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Alectoria sarmentosa

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[“Witch’s hair”]

FOLK NAMES: Suts’wakt [name also applied to Usnea spp.] or Ipts-aak [lit. “limb moss”, name also applied to mosses growing on the tree branch] (Bella Coola); P’u7up [name also applied to any lichen or moss] (Nitinaht)

USES: Decoration (Bella Coola, Secwepemc, Nuxalk), Medicine (Bella Coola), Clothing (Interior Salish), Fiber (Nitinaht, Sechelt, Haida)

Alectoria sarmentosa, Usnea spp., and Bryoria spp. were used by the Stl’atl’imx and other Interior Salish peoples for weaving clothing such as ponchos and footwear (Turner 1998). The lichen was usually interwoven with stronger materials such as silverberry bark. Clothing made from such lichen was considered to be of low quality, and was usually worn by those who couldn’t obtain skins to use instead.

The Secwepemc (Turner 1998), Nuxalk (Turner 1998), and Bella Coola (Turner 1973) use Alectoria sarmentosa and Usnea spp. as false whiskers and artificial hair for decorating dance masks, and especially for children masquerading.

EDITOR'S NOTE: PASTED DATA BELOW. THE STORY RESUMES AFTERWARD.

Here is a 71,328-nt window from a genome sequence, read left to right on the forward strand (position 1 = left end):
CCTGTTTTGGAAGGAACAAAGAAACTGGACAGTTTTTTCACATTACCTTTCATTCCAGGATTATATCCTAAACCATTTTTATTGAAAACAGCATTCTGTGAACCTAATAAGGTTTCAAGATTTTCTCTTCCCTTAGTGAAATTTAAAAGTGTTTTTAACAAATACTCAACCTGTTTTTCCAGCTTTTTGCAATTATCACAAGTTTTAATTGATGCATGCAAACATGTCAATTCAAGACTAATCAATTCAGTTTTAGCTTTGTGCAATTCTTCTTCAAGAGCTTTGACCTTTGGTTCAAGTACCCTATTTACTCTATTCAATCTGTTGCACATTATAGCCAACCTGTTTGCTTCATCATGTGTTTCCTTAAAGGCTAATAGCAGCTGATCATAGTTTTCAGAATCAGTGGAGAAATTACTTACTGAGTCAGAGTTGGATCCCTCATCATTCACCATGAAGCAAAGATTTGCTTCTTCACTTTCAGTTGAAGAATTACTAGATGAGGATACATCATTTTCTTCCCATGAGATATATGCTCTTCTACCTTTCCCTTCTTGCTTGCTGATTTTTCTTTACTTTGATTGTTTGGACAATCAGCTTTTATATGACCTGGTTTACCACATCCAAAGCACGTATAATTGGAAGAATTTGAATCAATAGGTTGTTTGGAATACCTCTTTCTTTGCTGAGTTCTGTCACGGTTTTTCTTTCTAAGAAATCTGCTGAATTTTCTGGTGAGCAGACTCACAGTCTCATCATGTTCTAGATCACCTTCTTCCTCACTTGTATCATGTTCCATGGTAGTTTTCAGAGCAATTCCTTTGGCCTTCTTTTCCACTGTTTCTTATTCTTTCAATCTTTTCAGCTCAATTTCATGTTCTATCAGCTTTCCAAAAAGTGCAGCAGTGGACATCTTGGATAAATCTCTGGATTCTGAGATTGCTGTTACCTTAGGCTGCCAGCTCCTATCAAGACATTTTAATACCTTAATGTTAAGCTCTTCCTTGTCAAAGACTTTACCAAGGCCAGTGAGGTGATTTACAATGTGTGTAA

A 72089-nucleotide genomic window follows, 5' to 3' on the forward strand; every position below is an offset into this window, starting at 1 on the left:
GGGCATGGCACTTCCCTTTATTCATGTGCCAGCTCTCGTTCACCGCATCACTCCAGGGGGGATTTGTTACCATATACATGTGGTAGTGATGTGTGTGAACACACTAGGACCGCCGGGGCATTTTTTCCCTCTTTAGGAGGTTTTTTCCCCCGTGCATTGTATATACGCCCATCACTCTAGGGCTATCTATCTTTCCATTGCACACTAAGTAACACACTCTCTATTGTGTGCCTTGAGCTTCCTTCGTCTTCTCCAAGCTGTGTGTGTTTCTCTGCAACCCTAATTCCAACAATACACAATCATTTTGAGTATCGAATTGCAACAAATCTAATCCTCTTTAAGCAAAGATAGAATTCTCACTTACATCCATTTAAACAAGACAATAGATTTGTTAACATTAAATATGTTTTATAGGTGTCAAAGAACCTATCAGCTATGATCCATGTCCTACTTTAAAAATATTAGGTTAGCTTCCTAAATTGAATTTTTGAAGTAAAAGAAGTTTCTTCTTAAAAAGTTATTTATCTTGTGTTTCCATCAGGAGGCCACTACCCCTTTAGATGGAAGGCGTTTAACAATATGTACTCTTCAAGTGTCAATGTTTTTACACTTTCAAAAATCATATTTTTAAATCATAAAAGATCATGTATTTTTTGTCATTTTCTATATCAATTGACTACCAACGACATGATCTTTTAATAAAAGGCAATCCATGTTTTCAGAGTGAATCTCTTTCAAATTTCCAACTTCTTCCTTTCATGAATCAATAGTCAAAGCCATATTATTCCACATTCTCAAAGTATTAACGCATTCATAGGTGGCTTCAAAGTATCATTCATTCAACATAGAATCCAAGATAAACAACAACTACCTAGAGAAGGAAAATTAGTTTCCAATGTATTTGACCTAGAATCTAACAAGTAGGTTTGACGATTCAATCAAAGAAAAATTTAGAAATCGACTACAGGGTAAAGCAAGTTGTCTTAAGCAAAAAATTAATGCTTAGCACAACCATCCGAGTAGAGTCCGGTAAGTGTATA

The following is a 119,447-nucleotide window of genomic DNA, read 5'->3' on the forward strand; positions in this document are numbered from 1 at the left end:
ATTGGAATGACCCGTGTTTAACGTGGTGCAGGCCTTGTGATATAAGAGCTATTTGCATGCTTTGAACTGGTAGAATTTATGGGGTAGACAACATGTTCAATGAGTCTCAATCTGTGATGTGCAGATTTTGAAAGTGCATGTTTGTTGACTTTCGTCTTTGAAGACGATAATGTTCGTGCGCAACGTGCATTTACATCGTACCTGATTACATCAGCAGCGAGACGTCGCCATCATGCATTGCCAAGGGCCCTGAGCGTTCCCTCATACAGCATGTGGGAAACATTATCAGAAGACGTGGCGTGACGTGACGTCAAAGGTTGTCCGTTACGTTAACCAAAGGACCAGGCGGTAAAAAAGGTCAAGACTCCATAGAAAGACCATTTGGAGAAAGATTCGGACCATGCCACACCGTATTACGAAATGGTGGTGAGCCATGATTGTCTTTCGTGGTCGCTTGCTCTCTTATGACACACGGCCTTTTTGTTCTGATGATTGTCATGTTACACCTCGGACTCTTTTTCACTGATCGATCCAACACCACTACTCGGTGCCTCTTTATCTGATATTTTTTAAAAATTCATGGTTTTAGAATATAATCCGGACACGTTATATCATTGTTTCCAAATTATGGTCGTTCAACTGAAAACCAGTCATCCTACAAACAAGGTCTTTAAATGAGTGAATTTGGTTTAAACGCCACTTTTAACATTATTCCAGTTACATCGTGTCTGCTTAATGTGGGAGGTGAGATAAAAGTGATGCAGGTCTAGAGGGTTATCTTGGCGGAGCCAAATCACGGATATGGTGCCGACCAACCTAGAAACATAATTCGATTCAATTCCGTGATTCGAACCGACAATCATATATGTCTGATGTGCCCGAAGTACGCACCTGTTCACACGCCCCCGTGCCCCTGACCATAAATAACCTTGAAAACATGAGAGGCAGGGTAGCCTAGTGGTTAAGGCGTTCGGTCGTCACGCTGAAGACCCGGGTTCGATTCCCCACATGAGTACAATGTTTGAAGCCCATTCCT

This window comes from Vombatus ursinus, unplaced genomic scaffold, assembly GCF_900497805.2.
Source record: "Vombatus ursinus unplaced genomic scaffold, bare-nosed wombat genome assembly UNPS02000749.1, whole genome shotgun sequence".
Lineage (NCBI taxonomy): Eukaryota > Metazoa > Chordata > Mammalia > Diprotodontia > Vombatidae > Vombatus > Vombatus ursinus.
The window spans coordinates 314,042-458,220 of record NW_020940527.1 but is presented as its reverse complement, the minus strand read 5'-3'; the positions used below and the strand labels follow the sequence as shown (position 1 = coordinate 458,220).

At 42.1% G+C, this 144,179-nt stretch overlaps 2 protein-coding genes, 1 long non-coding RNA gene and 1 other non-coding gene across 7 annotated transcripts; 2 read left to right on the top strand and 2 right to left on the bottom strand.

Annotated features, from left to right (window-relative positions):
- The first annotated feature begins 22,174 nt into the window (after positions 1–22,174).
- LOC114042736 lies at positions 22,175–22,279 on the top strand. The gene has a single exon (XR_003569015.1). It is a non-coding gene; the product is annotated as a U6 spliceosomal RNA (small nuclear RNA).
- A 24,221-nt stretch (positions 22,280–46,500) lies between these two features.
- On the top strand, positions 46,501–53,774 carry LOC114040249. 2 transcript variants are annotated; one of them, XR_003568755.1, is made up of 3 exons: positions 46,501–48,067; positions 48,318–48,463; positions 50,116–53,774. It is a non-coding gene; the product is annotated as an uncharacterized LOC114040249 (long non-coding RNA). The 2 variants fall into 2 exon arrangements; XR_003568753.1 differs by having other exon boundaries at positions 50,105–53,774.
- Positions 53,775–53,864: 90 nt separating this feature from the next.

The Sechelt used Alectoria sarmentosa and Usnea spp. to put on a fire when they wanted smoke (Turner 1998). The Haida used them for bedding when they were camping (Turner 1998).

Among the Nitinaht, Alectoria sarmentosa and Usnea spp. are valued for their absorbent qualities. They are used for wiping salmon, and as sanitary napkins and baby diapers (Turner et al. 1983). The Sechelt also used these same lichens as baby diapers (Turner 1998).

The Nitinaht used Alectoria sarmentosa and Usnea spp. for dressing wounds (Turner et al. 1983). These same lichens, if found growing on alder, were used by the Bella Coola to poultice sores and boils (Smith 1928, cited in Turner 1973). These lichens were also used by the Haida to strain hot pitch to remove impurities before it was used as medicine (Turner 1998).

The related species Alectoria vancouverensis occurs in coastal areas of B. C. and was probably not differentiated from Alectoria sarmentosa by the First People’s of these areas. Alectoria sarmentosa contains usnic acid (Brodo and Hawksworth 1977), which is known to be one of the stronger lichen antibiotics (Lauterwein et al. 1995). It may also contain alectoronic acid, a-collatolic acid, atranorin, barbatic acid, squamatic acid, and thamnolic acid (Brodo and Hawksworth 1977).

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